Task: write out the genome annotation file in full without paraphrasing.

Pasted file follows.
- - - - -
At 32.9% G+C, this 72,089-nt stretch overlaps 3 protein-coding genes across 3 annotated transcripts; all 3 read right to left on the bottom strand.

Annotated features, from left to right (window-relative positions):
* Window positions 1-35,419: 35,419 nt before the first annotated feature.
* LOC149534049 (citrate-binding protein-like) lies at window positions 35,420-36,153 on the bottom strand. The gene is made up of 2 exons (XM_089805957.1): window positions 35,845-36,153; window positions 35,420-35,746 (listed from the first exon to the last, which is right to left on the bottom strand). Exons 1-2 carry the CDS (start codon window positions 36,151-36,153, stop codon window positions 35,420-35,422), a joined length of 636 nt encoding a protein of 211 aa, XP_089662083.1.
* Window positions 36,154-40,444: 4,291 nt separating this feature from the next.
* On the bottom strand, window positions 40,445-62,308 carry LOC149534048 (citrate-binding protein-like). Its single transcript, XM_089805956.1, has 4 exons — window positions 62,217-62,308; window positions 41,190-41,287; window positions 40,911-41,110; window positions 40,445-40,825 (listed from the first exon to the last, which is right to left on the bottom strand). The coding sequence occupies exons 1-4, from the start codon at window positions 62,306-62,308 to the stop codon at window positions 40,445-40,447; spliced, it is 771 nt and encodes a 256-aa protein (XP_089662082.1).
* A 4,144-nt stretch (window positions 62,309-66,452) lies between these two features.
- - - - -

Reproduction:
At 32.9% G+C, this 72,089-nt stretch overlaps 3 protein-coding genes across 3 annotated transcripts; all 3 read right to left on the bottom strand.

Annotated features, from left to right (window-relative positions):
* Window positions 1-35,419: 35,419 nt before the first annotated feature.
* LOC149534049 (citrate-binding protein-like) lies at window positions 35,420-36,153 on the bottom strand. The gene is made up of 2 exons (XM_089805957.1): window positions 35,845-36,153; window positions 35,420-35,746 (listed from the first exon to the last, which is right to left on the bottom strand). Exons 1-2 carry the CDS (start codon window positions 36,151-36,153, stop codon window positions 35,420-35,422), a joined length of 636 nt encoding a protein of 211 aa, XP_089662083.1.
* Window positions 36,154-40,444: 4,291 nt separating this feature from the next.
* On the bottom strand, window positions 40,445-62,308 carry LOC149534048 (citrate-binding protein-like). Its single transcript, XM_089805956.1, has 4 exons — window positions 62,217-62,308; window positions 41,190-41,287; window positions 40,911-41,110; window positions 40,445-40,825 (listed from the first exon to the last, which is right to left on the bottom strand). The coding sequence occupies exons 1-4, from the start codon at window positions 62,306-62,308 to the stop codon at window positions 40,445-40,447; spliced, it is 771 nt and encodes a 256-aa protein (XP_089662082.1).
* A 4,144-nt stretch (window positions 62,309-66,452) lies between these two features.